Revs know last-place rival is dangerous

FOXBOROUGH, Mass. -- All it takes is one mistake to turn a win into a draw, or a draw into a loss, which is why the New England Revolution (10-11-7, 37 points) aren’t taking Saturday’s clash against D.C. United (3-19-6, 15 points) lightly.

Although last-place D.C. is en route to one of its worst finishes in franchise history, Revolution coach Jay Heaps is paying no heed to their record. Rather, he sees a team that’s capable of making his club pay for its mistakes.

“I'm looking at what they bring to the game,” Heaps said. “Quite frankly, after watching the film on D.C. against Chivas USA and against Los Angeles, they moved the ball really well and dominated for (much) of the game.”

D.C. may have moved the ball well in their last two matches, but it wasn’t enough to snap their current winless run, which currently stands at six straight (0-4-2). Even so, D.C. does pose a certain danger to clubs like the Revolution, who are attempting to put together a postseason run.

With little on the line, D.C. will no doubt look for any and every way to make it difficult for their conference rivals, much like they did in a 0-0 draw back on June 8. And even though the Revolution grabbed a 2-1 win at D.C. on July 27, they had to dig their way out of an early deficit to get the result.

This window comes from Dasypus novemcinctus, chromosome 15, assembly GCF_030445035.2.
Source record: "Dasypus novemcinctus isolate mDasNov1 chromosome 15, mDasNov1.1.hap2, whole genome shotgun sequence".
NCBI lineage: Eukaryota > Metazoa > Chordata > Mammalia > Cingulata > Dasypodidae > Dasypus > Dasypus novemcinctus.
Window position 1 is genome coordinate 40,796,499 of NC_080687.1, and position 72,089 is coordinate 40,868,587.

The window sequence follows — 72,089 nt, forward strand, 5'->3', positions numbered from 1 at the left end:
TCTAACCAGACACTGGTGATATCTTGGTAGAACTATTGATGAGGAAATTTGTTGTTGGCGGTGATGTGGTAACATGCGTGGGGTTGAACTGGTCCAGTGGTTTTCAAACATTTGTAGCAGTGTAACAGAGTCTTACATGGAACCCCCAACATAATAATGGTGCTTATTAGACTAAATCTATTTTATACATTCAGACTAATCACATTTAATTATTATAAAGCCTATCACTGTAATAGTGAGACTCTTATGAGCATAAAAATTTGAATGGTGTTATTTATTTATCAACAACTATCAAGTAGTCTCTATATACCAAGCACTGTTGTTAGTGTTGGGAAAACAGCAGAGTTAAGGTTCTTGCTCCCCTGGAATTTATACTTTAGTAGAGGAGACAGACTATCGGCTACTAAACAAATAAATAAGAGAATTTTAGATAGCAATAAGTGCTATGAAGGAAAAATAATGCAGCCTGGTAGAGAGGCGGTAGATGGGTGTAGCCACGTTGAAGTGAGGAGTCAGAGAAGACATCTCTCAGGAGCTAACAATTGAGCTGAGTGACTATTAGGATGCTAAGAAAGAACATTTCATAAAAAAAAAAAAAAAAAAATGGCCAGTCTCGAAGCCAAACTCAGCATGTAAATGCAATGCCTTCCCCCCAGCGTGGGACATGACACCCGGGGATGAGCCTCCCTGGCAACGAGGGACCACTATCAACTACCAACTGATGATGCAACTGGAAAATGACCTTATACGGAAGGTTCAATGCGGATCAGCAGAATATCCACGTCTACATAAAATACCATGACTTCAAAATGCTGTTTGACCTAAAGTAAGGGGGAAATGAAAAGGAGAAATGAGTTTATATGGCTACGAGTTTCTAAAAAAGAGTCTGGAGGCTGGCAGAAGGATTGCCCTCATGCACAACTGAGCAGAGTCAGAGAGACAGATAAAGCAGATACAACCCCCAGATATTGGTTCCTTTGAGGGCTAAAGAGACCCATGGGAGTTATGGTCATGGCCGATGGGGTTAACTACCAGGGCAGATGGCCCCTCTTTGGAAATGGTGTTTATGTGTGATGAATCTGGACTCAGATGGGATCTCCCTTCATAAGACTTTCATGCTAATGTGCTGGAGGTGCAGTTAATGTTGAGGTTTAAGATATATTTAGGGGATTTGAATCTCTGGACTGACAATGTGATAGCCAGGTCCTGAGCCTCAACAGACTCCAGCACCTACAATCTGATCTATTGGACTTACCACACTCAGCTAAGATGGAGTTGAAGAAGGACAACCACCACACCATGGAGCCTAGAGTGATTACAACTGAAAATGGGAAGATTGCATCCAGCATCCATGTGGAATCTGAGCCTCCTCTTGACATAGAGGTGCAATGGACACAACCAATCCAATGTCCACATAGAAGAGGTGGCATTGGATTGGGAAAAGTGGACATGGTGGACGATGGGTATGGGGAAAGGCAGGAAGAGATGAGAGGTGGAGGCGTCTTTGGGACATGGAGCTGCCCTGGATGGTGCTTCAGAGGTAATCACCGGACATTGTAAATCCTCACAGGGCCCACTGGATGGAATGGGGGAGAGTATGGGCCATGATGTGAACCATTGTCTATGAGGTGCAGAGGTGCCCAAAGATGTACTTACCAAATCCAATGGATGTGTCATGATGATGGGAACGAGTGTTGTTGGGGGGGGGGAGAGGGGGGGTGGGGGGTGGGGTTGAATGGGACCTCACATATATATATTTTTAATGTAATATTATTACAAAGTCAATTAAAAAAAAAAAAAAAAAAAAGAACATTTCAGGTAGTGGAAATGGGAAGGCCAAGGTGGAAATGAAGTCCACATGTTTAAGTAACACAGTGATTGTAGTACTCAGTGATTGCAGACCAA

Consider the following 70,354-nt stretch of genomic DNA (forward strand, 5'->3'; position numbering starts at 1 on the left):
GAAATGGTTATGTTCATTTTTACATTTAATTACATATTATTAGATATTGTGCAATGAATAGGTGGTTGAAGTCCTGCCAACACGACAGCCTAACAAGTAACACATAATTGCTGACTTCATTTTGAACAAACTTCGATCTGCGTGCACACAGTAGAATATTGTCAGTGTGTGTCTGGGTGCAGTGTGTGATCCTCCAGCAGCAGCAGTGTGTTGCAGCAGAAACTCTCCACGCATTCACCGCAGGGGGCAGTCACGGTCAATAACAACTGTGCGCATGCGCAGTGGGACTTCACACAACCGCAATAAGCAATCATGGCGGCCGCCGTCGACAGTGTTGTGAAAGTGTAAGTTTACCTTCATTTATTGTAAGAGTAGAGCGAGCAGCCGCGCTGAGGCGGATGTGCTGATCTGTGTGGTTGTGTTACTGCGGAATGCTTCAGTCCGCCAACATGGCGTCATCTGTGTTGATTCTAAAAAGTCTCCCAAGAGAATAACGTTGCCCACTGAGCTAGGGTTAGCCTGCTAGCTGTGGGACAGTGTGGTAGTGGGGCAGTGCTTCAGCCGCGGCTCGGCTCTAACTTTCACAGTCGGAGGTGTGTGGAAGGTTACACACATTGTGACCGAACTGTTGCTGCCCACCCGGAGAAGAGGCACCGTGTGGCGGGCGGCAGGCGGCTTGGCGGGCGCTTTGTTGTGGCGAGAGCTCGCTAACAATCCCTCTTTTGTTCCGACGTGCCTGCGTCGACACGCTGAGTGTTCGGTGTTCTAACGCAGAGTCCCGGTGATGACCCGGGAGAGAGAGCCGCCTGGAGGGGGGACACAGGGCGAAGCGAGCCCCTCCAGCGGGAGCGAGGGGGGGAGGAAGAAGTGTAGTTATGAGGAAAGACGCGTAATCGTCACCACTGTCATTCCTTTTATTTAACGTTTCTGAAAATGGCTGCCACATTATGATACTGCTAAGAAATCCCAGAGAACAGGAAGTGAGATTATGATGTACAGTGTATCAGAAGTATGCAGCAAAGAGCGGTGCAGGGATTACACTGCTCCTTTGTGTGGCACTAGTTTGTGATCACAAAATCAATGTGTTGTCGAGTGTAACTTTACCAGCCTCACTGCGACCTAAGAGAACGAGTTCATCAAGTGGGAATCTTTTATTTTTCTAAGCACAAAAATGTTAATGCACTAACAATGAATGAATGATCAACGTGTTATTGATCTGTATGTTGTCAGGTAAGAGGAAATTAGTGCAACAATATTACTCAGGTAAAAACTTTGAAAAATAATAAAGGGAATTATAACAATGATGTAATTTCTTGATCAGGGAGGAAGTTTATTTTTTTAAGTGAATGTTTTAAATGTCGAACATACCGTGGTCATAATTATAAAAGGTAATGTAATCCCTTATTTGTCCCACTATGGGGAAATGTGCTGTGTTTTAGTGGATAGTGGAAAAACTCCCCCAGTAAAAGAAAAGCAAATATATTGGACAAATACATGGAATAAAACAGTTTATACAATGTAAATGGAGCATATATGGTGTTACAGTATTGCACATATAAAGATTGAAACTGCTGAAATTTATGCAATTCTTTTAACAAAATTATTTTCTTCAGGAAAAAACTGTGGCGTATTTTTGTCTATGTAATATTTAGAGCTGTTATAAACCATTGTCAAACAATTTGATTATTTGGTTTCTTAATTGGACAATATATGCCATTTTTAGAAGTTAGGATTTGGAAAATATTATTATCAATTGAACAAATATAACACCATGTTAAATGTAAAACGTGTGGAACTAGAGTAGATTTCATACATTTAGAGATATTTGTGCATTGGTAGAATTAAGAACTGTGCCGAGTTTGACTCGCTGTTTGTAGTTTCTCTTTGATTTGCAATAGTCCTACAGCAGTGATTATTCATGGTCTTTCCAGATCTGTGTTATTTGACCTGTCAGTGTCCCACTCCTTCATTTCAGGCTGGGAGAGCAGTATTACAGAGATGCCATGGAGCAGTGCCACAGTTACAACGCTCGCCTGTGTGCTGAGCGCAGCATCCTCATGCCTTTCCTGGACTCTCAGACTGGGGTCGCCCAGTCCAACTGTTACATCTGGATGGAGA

“(D.C.) wants to come in and spoil our fun, and (they’re) a rival,” Revolution midfielder Kelyn Rowe said. “So it's going to be a big game no matter who's in the run or not. They're a good team that hasn't had a good season, so we have to punish them early and not let the throttle down.”

Last week in Chicago, the Revolution succeeded at doling out punishment early. Rowe scored the opening goal in the ninth minute, and it looked like the guests would get a much-needed win. But staying on the throttle proved to be their biggest problem. In the second half, the Fire mounted a comeback and pulled off a 3-2 win to knock the Revolution out of the fifth and final playoff spot. The loss marked the club’s second straight, with a surprisingly porous team defense seen as the culprit.

“We’re disappointed in that,” Heaps said. “I think (giving up) seven goals over two games isn’t good enough, whether we have 10 men or not. We want to be tighter defensively, we want to be smarter defensively, and a little bit more proactive defensively and not so much reactive.”

To avoid a repeat of last week’s loss in Chicago -- or their 4-2 loss to Montreal on Sept. 7, for that matter -- Rowe believes it’s going to take a renewed emphasis on dropping back and plugging the holes when they don’t have possession.

“It’s 11 guys on the field defending,” Rowe said. “If you’re far up the field, you don’t want (to give up) an easy ball over the top and it’s nothing that the center backs want. You’re going to get an earful if it happens.”

The best way for Rowe and his fellow midfielders to avoid getting an earful from the defenders is simple. Every player on the pitch must fulfill their defensive obligations, even against a cellar-dweller like D.C.

“It’s not just 4-5 in the back and the goalie,” Rowe said. “It’s everyone. We have to make sure we’re behind the ball and putting pressure on the ball.”